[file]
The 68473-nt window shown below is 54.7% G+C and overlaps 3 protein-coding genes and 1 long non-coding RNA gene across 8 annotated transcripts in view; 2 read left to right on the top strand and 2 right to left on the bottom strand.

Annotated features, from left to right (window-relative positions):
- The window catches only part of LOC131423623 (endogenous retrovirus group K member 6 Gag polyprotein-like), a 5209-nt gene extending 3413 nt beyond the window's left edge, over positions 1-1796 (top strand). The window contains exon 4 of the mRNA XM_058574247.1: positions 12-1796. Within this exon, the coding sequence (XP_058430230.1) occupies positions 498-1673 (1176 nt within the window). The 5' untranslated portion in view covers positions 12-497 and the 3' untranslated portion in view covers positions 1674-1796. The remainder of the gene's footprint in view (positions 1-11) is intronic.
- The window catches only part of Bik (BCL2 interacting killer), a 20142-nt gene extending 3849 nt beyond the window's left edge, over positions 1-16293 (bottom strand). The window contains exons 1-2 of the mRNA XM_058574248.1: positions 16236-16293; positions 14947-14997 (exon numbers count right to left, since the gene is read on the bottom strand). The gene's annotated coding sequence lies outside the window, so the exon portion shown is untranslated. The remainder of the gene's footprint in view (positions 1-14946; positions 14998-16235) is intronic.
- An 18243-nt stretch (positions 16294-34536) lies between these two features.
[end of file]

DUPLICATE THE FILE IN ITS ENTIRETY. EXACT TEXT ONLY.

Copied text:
The 68473-nt window shown below is 54.7% G+C and overlaps 3 protein-coding genes and 1 long non-coding RNA gene across 8 annotated transcripts in view; 2 read left to right on the top strand and 2 right to left on the bottom strand.

Annotated features, from left to right (window-relative positions):
- The window catches only part of LOC131423623 (endogenous retrovirus group K member 6 Gag polyprotein-like), a 5209-nt gene extending 3413 nt beyond the window's left edge, over positions 1-1796 (top strand). The window contains exon 4 of the mRNA XM_058574247.1: positions 12-1796. Within this exon, the coding sequence (XP_058430230.1) occupies positions 498-1673 (1176 nt within the window). The 5' untranslated portion in view covers positions 12-497 and the 3' untranslated portion in view covers positions 1674-1796. The remainder of the gene's footprint in view (positions 1-11) is intronic.
- The window catches only part of Bik (BCL2 interacting killer), a 20142-nt gene extending 3849 nt beyond the window's left edge, over positions 1-16293 (bottom strand). The window contains exons 1-2 of the mRNA XM_058574248.1: positions 16236-16293; positions 14947-14997 (exon numbers count right to left, since the gene is read on the bottom strand). The gene's annotated coding sequence lies outside the window, so the exon portion shown is untranslated. The remainder of the gene's footprint in view (positions 1-14946; positions 14998-16235) is intronic.
- An 18243-nt stretch (positions 16294-34536) lies between these two features.